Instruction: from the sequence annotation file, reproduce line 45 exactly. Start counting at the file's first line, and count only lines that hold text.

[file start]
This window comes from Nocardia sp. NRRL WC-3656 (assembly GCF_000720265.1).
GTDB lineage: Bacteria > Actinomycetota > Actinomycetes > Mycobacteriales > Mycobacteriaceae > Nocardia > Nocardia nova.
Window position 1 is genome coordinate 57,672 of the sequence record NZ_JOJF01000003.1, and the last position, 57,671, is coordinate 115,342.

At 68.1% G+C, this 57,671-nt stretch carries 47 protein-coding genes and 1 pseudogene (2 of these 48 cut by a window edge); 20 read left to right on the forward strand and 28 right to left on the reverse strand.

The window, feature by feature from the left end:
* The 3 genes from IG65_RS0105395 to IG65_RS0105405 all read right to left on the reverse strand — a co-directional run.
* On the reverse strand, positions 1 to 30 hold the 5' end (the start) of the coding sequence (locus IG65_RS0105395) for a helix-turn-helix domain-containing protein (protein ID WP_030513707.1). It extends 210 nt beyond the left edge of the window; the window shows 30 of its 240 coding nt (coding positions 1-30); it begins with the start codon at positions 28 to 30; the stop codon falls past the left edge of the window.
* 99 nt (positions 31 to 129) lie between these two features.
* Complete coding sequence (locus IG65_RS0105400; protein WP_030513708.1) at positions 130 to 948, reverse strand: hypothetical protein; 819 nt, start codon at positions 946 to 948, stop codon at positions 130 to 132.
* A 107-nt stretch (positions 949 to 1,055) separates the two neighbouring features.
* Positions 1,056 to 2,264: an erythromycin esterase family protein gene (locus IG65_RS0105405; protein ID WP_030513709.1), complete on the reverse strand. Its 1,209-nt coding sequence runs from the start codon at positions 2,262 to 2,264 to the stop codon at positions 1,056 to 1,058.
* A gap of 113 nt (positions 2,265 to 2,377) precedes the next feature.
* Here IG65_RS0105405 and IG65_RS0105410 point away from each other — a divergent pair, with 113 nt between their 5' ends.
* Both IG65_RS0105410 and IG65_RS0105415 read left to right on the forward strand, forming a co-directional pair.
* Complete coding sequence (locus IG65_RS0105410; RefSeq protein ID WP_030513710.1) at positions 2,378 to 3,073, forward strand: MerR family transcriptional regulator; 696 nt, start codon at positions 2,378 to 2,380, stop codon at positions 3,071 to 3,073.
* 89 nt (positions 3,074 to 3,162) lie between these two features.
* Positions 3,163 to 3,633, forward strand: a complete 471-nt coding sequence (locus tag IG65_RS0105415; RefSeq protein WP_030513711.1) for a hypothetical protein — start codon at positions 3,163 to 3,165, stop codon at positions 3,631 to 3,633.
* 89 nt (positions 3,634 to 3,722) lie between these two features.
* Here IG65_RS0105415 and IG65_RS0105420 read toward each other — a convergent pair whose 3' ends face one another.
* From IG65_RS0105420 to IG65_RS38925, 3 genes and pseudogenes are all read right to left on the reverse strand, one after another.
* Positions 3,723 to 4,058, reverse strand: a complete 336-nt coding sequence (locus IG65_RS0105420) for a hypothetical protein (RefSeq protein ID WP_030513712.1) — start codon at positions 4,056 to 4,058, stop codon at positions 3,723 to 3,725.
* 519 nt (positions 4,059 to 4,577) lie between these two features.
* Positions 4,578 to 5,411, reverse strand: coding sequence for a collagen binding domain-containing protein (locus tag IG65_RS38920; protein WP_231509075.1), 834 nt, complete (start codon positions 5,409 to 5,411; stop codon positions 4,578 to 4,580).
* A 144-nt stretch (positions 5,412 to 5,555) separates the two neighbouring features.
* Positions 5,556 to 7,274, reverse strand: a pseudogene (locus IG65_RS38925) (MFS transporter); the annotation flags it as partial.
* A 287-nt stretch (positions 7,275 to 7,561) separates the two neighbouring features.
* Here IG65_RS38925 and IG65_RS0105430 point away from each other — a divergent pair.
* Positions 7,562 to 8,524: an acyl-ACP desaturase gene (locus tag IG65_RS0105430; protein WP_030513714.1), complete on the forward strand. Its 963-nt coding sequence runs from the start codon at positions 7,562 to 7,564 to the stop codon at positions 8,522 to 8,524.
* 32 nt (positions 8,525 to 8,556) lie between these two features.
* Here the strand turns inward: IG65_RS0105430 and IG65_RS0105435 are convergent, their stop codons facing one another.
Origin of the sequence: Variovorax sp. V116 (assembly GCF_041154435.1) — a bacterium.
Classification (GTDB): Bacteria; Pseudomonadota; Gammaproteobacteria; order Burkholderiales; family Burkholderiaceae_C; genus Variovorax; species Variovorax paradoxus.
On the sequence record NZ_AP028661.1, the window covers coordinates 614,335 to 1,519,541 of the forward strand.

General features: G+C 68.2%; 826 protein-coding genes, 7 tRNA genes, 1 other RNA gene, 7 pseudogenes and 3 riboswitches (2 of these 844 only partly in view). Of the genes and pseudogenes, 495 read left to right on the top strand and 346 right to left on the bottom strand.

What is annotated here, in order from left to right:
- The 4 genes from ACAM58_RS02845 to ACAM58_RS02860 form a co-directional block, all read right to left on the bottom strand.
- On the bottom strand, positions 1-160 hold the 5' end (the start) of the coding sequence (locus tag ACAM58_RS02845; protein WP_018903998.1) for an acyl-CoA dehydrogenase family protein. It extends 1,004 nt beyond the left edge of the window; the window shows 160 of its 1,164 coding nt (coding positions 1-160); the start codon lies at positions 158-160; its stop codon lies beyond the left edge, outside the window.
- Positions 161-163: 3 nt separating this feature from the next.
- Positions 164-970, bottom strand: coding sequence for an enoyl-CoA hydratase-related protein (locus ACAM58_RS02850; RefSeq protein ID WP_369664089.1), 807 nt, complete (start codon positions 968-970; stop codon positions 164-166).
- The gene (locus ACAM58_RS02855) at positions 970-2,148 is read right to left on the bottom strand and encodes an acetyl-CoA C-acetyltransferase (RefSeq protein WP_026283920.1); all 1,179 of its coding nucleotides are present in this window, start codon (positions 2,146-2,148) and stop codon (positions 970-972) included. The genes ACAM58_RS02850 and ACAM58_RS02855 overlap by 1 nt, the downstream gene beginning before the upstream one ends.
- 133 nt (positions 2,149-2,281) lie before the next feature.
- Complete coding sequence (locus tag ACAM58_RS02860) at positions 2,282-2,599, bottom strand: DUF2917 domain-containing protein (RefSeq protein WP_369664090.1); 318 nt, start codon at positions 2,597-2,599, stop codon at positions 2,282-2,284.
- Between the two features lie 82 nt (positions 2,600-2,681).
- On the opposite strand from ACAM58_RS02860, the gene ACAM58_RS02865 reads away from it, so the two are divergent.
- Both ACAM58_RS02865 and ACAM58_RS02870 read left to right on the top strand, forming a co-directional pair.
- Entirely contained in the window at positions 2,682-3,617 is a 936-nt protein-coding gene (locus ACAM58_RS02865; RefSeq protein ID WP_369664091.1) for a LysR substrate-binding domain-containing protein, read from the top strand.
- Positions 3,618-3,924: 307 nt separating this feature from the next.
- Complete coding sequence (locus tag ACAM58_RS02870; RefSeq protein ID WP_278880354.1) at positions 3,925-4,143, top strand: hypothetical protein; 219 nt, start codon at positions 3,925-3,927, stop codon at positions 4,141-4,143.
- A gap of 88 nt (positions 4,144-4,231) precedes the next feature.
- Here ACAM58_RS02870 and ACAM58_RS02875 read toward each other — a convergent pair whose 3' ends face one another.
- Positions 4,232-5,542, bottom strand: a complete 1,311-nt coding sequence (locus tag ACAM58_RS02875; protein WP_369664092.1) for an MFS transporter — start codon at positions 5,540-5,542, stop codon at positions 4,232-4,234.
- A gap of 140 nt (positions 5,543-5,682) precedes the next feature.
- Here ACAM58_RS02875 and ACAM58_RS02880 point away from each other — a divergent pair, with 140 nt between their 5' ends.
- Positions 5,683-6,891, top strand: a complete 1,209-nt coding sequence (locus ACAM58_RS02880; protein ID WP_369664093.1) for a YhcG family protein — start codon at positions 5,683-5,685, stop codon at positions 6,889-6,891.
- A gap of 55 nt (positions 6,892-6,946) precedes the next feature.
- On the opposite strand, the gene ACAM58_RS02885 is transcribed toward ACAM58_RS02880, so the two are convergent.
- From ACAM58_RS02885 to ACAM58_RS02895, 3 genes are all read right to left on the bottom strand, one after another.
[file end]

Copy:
- Both ACAM58_RS02865 and ACAM58_RS02870 read left to right on the top strand, forming a co-directional pair.